April is National Foot Health Awareness Month

Did you know that April is National Foot Health Awareness Month? According to the American Podiatric Medical Association, approximately 20 percent of people have at least one foot problem annually. It may be the result of poor-fitting shoes, or the result of an underlying health problem such as peripheral neuropathy, diabetes or obesity.

The average person takes approximately 10,000 steps per day, which add up to about 3 million steps per year. We carry approximately four to six times our body weight across the ankle joint when climbing up stairs or walking steep inclines. Good foot health is essential for an active life.

With 26 bones plus 33 joints, our feet serve as the foundation for the rest of our body. If the feet are not mechanically sound, it can affect the knees, hips and even the lower back. You’ll need your feet to carry you an average of 115,000 miles in your lifetime, so, avoiding foot problems should be a priority.

Follow these tips to improve your feet health.

  • Inspect your feet daily and use a mirror to check the bottom of your feet for injuries, cracks, peeling, or dry skin. This is especially important if you are diabetic to avoid infection or a non-healing wound.
  • Wear shoes in public places where you may suffer cuts leading to infection, contract athlete’s foot fungus or plantar warts on the bottom of your feet.
  • Dry your feet and between your toes after showering to avoid fungal infections. Then, moisturize feet and heels with a good lotion.
  • Don’t leave nail polish on 24/7, which may lead to brittle nails or fungus. I recommend three weeks on and one week off every month.
  • Remember your feet need sunscreen too! Apply between toes and on ankles to avoid sunburn and prevent skin cancer, which often goes unnoticed in this area of the body.
  • Stretch your feet, ankles and lower legs daily and before exercising to keep the muscles strong and to avoid injury.
  • Maintain a healthy weight through diet and exercise such as walking, stationary bike, or treadmill. Excess weight puts pressure on the feet leading to general foot pain, heel pain, stress fractures, circulatory problems and arthritis.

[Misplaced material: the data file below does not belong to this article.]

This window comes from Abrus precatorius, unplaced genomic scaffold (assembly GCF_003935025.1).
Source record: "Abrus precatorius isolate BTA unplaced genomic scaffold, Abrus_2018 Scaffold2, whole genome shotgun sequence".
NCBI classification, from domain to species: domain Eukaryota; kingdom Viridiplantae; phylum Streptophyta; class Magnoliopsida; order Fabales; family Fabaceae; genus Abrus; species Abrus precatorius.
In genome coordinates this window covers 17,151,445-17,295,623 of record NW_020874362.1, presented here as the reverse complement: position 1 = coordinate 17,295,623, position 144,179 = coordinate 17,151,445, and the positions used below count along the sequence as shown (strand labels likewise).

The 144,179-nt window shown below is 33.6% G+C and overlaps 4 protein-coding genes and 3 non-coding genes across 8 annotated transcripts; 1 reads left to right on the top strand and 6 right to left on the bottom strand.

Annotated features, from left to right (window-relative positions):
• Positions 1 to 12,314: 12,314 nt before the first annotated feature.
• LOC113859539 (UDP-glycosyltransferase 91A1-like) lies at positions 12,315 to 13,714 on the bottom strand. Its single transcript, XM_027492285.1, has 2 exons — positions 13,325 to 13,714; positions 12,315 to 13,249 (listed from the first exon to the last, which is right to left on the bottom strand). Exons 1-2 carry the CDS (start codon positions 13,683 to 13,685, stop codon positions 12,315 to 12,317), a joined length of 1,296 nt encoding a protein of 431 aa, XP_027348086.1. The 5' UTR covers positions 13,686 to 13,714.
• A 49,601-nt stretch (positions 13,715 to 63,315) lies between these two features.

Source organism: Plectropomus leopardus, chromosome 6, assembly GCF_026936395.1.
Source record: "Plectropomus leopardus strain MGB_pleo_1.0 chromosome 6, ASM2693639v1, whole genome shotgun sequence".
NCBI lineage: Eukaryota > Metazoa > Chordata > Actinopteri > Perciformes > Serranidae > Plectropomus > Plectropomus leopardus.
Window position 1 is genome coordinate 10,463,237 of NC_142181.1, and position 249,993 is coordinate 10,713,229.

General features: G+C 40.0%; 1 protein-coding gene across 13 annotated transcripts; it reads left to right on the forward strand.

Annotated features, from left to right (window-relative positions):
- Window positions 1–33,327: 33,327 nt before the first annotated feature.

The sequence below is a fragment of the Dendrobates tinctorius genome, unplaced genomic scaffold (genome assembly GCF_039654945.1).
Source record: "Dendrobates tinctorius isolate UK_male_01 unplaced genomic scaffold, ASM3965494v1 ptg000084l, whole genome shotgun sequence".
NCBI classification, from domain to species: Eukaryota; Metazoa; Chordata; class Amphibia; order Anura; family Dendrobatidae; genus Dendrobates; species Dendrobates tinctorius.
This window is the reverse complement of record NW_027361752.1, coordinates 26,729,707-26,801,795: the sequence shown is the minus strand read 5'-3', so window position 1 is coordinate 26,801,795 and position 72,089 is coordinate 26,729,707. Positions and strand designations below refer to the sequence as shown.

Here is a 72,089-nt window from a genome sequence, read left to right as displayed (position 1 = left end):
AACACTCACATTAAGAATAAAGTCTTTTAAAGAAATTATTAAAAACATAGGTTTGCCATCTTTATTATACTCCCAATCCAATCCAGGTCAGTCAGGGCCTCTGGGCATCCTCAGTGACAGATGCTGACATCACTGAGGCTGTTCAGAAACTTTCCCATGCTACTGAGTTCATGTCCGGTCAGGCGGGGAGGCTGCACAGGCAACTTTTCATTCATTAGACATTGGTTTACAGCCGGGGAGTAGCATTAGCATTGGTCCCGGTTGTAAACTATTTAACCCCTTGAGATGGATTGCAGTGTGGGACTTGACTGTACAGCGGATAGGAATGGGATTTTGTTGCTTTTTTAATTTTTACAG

• Keep your diabetes under control by checking your fasting blood sugar daily. See your endocrinologist regularly and have an annual foot inspection with a podiatrist to check for problems such as loss of circulation or loss of sensation (neuropathy).
  • Wear shoes with good support and a low heel. Keep high heels below 2 inches in height. If you like to wear flats or those trendy ballet flats, alternate with shoes having good support. Make sure shoes have enough space without rubbing or squeezing toes. Remember the “thumbnail rule” for space between end of shoe and toe and don’t forget your longest toe may be your second, not your first. Use custom orthotics to provide arch support.
  • Replace your walking or exercise shoes every six months or 500 miles in order to avoid foot and heel pain when the inside of the shoe begins to wear and lose support.
  • Your feet flatten as you age. There is a good chance you will not wear the same size in shoes your entire life.
  • If your child complains of recurring foot pain, stumbles frequently or has foot problems such as in-toeing that makes him/her unable to keep up with peers in normal activities or sports, see a podiatrist for a thorough evaluation.
  • Don’t play doctor! If you suffer a toe, foot or ankle injury, seek medical attention from a podiatrist. The sooner you are treated, the better outcome you will have. Untreated injuries can result in bones not healing properly, causing recurring pain, limited mobility and development of arthritis in the affected joints.

Vail is with Advanced Footcare Clinic, Findlay. Questions for Blanchard Valley Health System experts may be sent to Weekend Doctor, The Courier, P.O. Box 609, Findlay, OH 45839.